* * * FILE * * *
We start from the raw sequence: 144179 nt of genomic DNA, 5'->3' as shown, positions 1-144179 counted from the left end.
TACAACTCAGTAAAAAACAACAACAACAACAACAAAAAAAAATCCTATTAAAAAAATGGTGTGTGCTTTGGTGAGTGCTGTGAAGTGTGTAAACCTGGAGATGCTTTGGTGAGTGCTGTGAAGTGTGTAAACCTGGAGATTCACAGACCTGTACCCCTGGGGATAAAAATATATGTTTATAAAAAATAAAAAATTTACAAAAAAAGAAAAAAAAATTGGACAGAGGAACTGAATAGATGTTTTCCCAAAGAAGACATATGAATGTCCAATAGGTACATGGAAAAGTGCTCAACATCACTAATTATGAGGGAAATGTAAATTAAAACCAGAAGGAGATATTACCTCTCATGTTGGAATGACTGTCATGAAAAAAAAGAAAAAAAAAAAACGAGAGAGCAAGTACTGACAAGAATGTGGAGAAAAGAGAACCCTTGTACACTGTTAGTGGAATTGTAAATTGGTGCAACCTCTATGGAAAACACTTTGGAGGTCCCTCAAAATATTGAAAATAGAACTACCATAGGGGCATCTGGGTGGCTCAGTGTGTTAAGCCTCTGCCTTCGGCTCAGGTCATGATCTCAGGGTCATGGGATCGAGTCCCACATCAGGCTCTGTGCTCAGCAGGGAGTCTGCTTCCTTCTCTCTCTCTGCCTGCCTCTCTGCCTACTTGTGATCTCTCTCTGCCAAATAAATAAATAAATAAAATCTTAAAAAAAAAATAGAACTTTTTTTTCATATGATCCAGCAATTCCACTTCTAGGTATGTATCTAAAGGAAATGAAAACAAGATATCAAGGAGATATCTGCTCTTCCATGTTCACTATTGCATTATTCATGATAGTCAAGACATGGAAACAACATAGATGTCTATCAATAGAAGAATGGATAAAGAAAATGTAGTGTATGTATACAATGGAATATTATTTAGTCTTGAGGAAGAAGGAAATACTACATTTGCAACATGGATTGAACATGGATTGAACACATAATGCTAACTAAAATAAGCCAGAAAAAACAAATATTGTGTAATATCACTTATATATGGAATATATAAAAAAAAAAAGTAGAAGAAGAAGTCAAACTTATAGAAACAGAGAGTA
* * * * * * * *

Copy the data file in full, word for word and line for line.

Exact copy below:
We start from the raw sequence: 144179 nt of genomic DNA, 5'->3' as shown, positions 1-144179 counted from the left end.
TACAACTCAGTAAAAAACAACAACAACAACAACAAAAAAAAATCCTATTAAAAAAATGGTGTGTGCTTTGGTGAGTGCTGTGAAGTGTGTAAACCTGGAGATGCTTTGGTGAGTGCTGTGAAGTGTGTAAACCTGGAGATTCACAGACCTGTACCCCTGGGGATAAAAATATATGTTTATAAAAAATAAAAAATTTACAAAAAAAGAAAAAAAAATTGGACAGAGGAACTGAATAGATGTTTTCCCAAAGAAGACATATGAATGTCCAATAGGTACATGGAAAAGTGCTCAACATCACTAATTATGAGGGAAATGTAAATTAAAACCAGAAGGAGATATTACCTCTCATGTTGGAATGACTGTCATGAAAAAAAAGAAAAAAAAAAAACGAGAGAGCAAGTACTGACAAGAATGTGGAGAAAAGAGAACCCTTGTACACTGTTAGTGGAATTGTAAATTGGTGCAACCTCTATGGAAAACACTTTGGAGGTCCCTCAAAATATTGAAAATAGAACTACCATAGGGGCATCTGGGTGGCTCAGTGTGTTAAGCCTCTGCCTTCGGCTCAGGTCATGATCTCAGGGTCATGGGATCGAGTCCCACATCAGGCTCTGTGCTCAGCAGGGAGTCTGCTTCCTTCTCTCTCTCTGCCTGCCTCTCTGCCTACTTGTGATCTCTCTCTGCCAAATAAATAAATAAATAAAATCTTAAAAAAAAAATAGAACTTTTTTTTCATATGATCCAGCAATTCCACTTCTAGGTATGTATCTAAAGGAAATGAAAACAAGATATCAAGGAGATATCTGCTCTTCCATGTTCACTATTGCATTATTCATGATAGTCAAGACATGGAAACAACATAGATGTCTATCAATAGAAGAATGGATAAAGAAAATGTAGTGTATGTATACAATGGAATATTATTTAGTCTTGAGGAAGAAGGAAATACTACATTTGCAACATGGATTGAACATGGATTGAACACATAATGCTAACTAAAATAAGCCAGAAAAAACAAATATTGTGTAATATCACTTATATATGGAATATATAAAAAAAAAAAGTAGAAGAAGAAGTCAAACTTATAGAAACAGAGAGTA